Graphically illustrating our concern was another event last week. While cde Manuel was addressing Wits University, Gold Fields CEO Nick Holland was clashing with SA’s minister of Mineral Resources, cde Susan Shabangu. Both were attending the “Africa Down Under” mining conference in Perth, Australia. In her keynote address, cde Shabangu had called on mining houses in SA to “moderate the rates of return” that they sought. Her call was based on an appeal to human sentiment: “Investors must realise they have a responsibility to the country and cannot work to a bottom line that has no heart or soul at all”, she said. She went on: “They have to understand there are various socio-economic needs of the various partners. If investment will not improve the quality of lives – and recognise that workers need to live decent lives – it will not be able to bring stability to SA.”(Business Day, August 29, 2013).

Nick Holland’s response was honest and brutally frank: “Investors are not emotional about where they invest. If the rate of return they require is not there, they will not invest in that country.” Wage moderation is the constant call from these quarters, but when a trade-off on profit moderation is called for, it gets dismissed out of hand.

As the SACP, we are not arguing that government, or the unions should never engage with Gold Fields and other monopoly capitalist corporations. But what the example illustrates is that the appeal to the “heart and soul”, to a shared sense of “patriotism” to “improve the quality of lives” is misplaced. Monopoly capital needs to be engaged on the basis of a very different strategic agenda, led by a democratic state that is confident of its majority electoral mandate, and supported by active popular mobilisation and vigilance.

Let’s take the example of the Presidential Infrastructure Coordinating Commission’s strategic integrated project 1 (SIP1) – unlocking the northern mineral belt. Major mining houses have extensive mining licences in the Waterberg region of Limpopo, one of the poorest regions of our country. There are major coal, platinum, chrome and other mineral deposits there, but unlocking these resources for development has been severely restricted by water and energy shortages, and by the absence of an effective transport infrastructure. Through our major parastatals (Eskom and Transnet), coordinated by the PICC, we are addressing the energy and logistics challenges, and through the Department of Water Affairs major dam and water pipe-line construction is underway. The funding for this public-sector driven infrastructure will be recouped through user-pay, off-take agreements with the mines. The mining houses bring investment and technology that government doesn’t have. Obviously the objective of the mining houses is profits, but in pursuing profits they create jobs.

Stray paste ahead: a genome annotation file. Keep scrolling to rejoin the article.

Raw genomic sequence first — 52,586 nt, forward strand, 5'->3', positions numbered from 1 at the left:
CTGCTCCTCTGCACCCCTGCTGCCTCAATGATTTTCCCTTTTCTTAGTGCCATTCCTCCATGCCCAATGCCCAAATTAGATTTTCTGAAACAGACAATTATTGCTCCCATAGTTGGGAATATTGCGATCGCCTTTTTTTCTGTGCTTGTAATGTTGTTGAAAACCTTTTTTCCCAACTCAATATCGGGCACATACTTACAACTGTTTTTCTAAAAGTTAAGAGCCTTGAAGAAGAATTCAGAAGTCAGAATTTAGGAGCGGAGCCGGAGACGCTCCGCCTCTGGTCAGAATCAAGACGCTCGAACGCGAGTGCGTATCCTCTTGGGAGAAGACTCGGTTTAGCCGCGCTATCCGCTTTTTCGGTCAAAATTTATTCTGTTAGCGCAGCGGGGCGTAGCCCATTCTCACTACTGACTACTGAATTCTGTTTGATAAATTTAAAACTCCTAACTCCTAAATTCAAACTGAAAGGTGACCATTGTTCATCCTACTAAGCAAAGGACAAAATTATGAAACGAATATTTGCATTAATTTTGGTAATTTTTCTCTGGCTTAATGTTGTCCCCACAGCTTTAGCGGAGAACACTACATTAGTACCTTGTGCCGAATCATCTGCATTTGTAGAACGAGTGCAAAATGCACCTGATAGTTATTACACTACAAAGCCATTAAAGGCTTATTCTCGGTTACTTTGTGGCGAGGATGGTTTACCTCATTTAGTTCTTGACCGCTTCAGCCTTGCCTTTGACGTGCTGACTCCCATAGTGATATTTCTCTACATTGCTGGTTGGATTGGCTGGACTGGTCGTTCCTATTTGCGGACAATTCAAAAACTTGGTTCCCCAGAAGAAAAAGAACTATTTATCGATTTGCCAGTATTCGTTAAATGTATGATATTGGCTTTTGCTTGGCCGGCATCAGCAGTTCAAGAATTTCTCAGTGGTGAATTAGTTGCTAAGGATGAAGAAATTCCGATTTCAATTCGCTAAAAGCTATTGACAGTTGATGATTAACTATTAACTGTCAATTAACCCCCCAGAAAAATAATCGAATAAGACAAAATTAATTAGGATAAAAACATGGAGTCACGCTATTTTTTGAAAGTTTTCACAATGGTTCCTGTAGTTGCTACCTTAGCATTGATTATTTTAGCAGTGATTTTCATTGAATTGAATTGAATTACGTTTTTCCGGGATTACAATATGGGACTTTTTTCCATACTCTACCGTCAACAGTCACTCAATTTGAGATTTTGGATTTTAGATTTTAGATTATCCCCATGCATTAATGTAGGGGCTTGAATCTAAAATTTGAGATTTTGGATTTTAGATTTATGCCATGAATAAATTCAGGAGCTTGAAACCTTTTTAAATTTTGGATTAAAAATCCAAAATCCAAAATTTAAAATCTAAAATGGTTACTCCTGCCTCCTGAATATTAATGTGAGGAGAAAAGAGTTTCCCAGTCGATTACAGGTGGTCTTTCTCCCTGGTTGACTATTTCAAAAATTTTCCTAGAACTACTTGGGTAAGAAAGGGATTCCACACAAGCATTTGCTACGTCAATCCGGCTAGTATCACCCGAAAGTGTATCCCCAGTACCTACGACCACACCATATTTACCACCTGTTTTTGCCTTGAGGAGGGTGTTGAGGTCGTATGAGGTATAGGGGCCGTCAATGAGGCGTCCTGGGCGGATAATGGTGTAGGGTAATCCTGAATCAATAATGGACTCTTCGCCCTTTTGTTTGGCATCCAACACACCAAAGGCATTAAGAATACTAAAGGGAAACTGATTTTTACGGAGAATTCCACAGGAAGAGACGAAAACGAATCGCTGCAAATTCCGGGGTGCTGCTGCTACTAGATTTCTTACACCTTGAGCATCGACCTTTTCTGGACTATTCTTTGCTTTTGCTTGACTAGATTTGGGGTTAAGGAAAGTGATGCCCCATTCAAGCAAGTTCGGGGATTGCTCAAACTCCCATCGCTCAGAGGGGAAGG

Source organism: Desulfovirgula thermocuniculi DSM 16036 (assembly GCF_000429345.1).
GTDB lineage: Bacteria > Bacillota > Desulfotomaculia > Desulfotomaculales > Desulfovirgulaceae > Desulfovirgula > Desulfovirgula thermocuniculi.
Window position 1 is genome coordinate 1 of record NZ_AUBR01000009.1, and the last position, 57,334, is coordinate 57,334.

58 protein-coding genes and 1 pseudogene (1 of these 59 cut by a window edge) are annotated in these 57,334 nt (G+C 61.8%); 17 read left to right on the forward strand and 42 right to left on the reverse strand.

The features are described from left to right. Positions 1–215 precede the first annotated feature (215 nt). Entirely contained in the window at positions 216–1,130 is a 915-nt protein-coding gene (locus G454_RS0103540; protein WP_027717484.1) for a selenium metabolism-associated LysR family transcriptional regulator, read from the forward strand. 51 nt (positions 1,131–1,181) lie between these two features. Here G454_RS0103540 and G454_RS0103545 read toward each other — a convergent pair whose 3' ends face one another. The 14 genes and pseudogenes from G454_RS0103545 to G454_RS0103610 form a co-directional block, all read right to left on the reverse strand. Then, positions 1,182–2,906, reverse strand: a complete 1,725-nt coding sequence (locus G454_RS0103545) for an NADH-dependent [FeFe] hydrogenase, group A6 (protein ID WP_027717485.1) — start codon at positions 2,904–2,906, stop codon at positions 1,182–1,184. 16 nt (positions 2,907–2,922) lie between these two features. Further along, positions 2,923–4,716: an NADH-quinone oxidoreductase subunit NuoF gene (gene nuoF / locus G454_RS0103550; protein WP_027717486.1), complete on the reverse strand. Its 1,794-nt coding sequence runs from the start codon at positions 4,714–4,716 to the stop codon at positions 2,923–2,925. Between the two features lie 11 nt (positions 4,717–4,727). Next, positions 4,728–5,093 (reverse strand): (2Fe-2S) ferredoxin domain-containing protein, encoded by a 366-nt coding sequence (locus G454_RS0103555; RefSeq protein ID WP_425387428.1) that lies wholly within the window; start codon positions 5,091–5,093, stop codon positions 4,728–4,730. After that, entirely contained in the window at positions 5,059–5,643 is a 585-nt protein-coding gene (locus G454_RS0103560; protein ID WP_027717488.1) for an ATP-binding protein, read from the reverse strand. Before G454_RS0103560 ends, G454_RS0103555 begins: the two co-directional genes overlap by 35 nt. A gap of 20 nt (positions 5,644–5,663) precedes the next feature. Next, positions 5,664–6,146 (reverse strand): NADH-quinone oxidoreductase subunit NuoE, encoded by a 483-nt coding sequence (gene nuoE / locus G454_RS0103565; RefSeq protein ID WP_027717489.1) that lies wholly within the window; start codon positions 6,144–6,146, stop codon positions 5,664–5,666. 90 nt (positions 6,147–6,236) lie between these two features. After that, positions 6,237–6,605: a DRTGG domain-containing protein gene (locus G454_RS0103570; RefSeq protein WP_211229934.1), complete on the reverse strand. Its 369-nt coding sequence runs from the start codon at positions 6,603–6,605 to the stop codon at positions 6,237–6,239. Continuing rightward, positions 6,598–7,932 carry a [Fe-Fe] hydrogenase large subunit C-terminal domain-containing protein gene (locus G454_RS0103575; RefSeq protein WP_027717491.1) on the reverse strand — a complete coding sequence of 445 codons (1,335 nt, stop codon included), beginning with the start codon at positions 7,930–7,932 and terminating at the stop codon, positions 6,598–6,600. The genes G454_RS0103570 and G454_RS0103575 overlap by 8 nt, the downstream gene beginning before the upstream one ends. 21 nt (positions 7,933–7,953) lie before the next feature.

However, this is not the end of the story. The rail infrastructure that is provided by Transnet needs to focus not just on maximising exports (which the mining houses want), but also on connecting coal mining, for instance, more effectively to beneficiation in the new generation power stations. The state-regulated pricing of water, electricity and logistics will also need to ensure that our strategic developmental objectives are leveraged. In particular, we need to ensure that the towns and cities that grow up around this development do not replicate old patterns, but are green and integrated.

Note how this engagement with the relevant mining houses, bold as it might be, is specific. It is guided by a state-led, geographically local, integrated developmental project – and not some all-in, supposedly shared 20-year South African patriotic vision. It did not begin with a general stake-holder social compact. Also to be noted is that none of the objectives of SIP1will be spontaneously achieved. They require an effective, well co-ordinated state that vigilantly guards against private corporate capture and corruption. The objectives of SIP1 also require a united Alliance and strategically mobilised communities. In short, what is required is an active democratic struggle, not a feel-good, emotional appeal to a “common programme” that “unites” “all of the people of SA”, however well-intentioned that might be.



Obama painted himself into a corner on Syria

By Cde Pallo Jordan – ANC NEC Member